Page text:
September 29, 2014
I know many of us have been following the marriage equality debate for far too long now, and what’s about to happen in the following weeks seems long overdue. Haven’t you heard? The so-called “fight for gay marriage” (phrasing that most of my audience understands is more than a bit problematic) has finally made its way to the Supreme Court.
Over the past couple of weeks justice Ginsberg, easily the court’s most progressive member, has hinted at, and then confirmed, that the nation’s highest court would take on the hot button topic.
The fact that the “issue” is either “hot-button” or an issue in the first place seems trivial at this point, but the implications of the court’s decision could be far from it. So, friends, let’s take a look at a few important things to keep in mind when the Supreme Court heads into session tomorrow.
First of all, if you didn’t already know, the American legal system aligns itself closely with the concept of precedent. In a nutshell, it means that decisions made in one court will often affect the outcomes of future cases in others. Indeed, in courts of law, lawyers are often asked to establish precedent for bringing a case in the first place.
Being what it is, the Supreme Court’s decision sets a precedent to be used by all other courts in the country. In short, once a case is decided there, it has very little chance of being ruled differently in any other court in the country for a very long time, if ever.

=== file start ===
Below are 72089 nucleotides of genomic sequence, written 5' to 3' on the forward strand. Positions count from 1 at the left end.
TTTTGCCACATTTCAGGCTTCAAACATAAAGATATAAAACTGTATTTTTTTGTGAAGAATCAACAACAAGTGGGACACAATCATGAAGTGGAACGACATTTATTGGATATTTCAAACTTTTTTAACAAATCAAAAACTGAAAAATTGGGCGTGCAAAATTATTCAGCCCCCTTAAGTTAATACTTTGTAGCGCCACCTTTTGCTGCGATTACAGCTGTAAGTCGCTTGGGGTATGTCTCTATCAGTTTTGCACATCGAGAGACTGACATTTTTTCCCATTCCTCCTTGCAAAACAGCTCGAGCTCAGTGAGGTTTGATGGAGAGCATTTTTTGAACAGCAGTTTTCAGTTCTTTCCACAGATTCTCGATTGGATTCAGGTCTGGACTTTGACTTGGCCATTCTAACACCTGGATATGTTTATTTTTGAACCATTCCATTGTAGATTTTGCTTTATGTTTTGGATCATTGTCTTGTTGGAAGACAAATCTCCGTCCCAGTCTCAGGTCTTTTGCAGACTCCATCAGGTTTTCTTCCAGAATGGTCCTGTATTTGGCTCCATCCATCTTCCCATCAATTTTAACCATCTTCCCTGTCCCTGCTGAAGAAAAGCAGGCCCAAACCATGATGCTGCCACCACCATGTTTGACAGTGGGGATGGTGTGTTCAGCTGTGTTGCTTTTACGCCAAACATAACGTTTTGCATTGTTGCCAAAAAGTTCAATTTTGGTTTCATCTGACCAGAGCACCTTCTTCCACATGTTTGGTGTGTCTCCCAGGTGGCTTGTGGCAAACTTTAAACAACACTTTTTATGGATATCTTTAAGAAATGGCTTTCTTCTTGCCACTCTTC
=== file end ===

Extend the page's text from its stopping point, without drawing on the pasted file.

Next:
Obviously, this is a big reason to pay attention to what’s going on, even if you’re tired of the notion of someone’s happiness and security being a political issue. We’re still likely several days or even weeks off from any kind of decision, but we can hope that it ends up a carefully considered one when it does arise.
Complicating matters more is that there are currently several possible cases that the Supreme Court could take up, which all originated from same sex marriage cases in state courts. Which case the court decides to look at is important because, depending on the specifics, each could end up slightly differently. Right now, it’s likely that if straight up asked to make a decision the court might grant marriage equality and we could breathe a sigh of relief, but not all of the cases are so cut and dried; some don’t pose the question so directly, and could lead to a decision with smaller implications (like the recognition of marriages formed in other states, but no decision made on states’ outright bans).
Before long, we’ll know the choice that’s made, and I hope for everyone’s sake the decision(s) we’re looking for will follow shortly after.